Gran Pajatén is an archaeological site located in the Andean cloud forests of Peru, on the border of the La Libertad region and the San Martín region, between the Marañon and Huallaga rivers. The archaeological site lies in the Rio Abiseo National Park, which was established in 1983. The park was designated a UNESCOWorld Heritage Natural Site in 1990, and Cultural Site in 1992. In order to protect the fragile ruins and endangered environment, the archaeological site and the national park are currently not open to visitors without permits from Peru's Ministry of Agriculture and National Institute of Culture.
Gran Pajatén sits on a hilltop, and consists of a series of at least 26 circular stone structures atop numerous terraces and stairways. The ruins occupy an area of about 20,000 m². The principal buildings are decorated with slate mosaics displaying human, bird and geometric motifs. Analysis of ceramic samples and radiocarbon dates show that the area was occupied as early as 200 BCE, but the visible building ruins on the present site were constructed during Inca times . Based primarily on architectural evidence, the settlement is attributed to the Chachapoyas culture.
Explorer Gene Savoy is erroneously credited with having found the ruins in 1965. The site is rumored to have been discovered around 1940 by Juanjui resident Eduardo Pena Meza while exploring the area for a possible road project. However, there is no evidence that ruins he encountered were those of Gran Pajatén or ruins of another abandoned prehispanic settlement. Therefore, the "discovery" of Gran Pajatén is attributed to villagers from the town of Pataz in 1963. After he was guided to the site by Pataz villagers in 1965, Savoy claimed credit by publicizing the discovery in the world press as his own. An official Peruvian government expedition visited the site and began to clear vegetation in late 1965. By 1966, the Peruvian government had set up a helicopter pad and cleared much of the protective vegetation that surrounded the site. Many years later, these actions raised criticism due to the delicate nature of the archaeological site. Without the protection of dense vegetation, the stone ruins began to rapidly deteriorate .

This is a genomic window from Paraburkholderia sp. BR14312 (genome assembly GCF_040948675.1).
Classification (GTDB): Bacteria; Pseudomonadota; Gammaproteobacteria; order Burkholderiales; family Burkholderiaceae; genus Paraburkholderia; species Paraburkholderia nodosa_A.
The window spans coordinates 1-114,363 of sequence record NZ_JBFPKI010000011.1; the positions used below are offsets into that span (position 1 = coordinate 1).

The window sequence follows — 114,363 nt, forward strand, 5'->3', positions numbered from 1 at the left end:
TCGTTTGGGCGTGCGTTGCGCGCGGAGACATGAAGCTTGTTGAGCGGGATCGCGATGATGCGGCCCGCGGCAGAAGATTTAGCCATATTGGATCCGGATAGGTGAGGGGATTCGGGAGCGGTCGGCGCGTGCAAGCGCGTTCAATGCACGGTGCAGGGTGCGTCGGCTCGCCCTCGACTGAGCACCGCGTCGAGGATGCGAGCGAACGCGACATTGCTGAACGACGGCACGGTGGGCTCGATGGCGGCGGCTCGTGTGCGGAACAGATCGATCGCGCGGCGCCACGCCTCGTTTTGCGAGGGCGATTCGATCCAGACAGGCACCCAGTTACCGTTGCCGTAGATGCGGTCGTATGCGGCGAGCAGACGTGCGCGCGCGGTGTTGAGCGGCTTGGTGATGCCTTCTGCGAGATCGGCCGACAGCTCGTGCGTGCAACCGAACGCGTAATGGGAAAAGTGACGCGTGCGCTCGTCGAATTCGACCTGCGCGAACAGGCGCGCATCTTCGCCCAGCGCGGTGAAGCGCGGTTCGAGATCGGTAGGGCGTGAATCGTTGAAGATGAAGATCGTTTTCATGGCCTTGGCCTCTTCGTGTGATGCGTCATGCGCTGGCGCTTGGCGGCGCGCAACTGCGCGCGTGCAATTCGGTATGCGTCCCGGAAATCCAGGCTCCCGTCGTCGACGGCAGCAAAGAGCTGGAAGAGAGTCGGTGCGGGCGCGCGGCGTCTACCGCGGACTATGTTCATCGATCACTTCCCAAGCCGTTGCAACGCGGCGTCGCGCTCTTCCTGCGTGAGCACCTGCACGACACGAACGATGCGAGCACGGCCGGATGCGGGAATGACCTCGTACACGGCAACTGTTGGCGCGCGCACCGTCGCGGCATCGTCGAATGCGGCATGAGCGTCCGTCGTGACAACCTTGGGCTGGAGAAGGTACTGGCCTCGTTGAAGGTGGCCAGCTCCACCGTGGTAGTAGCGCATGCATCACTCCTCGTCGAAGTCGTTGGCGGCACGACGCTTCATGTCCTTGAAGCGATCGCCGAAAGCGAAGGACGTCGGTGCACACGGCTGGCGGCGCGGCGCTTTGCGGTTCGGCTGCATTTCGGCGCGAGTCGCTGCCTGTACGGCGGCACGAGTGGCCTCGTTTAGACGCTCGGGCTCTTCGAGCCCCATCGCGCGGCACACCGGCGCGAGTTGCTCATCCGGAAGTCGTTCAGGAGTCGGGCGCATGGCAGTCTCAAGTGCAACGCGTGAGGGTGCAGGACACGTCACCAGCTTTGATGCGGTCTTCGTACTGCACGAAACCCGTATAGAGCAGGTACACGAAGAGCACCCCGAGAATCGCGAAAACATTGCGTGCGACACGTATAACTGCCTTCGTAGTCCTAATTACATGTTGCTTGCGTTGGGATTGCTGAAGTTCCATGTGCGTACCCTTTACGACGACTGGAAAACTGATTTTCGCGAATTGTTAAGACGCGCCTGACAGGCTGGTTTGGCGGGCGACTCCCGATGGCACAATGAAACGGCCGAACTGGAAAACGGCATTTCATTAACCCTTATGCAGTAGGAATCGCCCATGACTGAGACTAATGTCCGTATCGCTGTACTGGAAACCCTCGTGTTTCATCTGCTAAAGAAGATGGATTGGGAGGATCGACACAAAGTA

In 1985, a team led by the anthropology department at University of Colorado began a major research project at Gran Pajatén and surrounding archaeological sites in the park. The expedition was widely publicized, and this second large-scale investigation led to further discussions of opening the site up to tourism. A Peruvian televised expedition in 1990 once again cleared the protective vegetation from the site, and further damaged the ruins. Currently, there are plans for construction of several roads and tourist infrastructure in the region. Neither have been implemented due to the fragile nature of the ruins and the high cost of conserving the site while minimizing tourist impacts on its archaeological integrity and environmental context.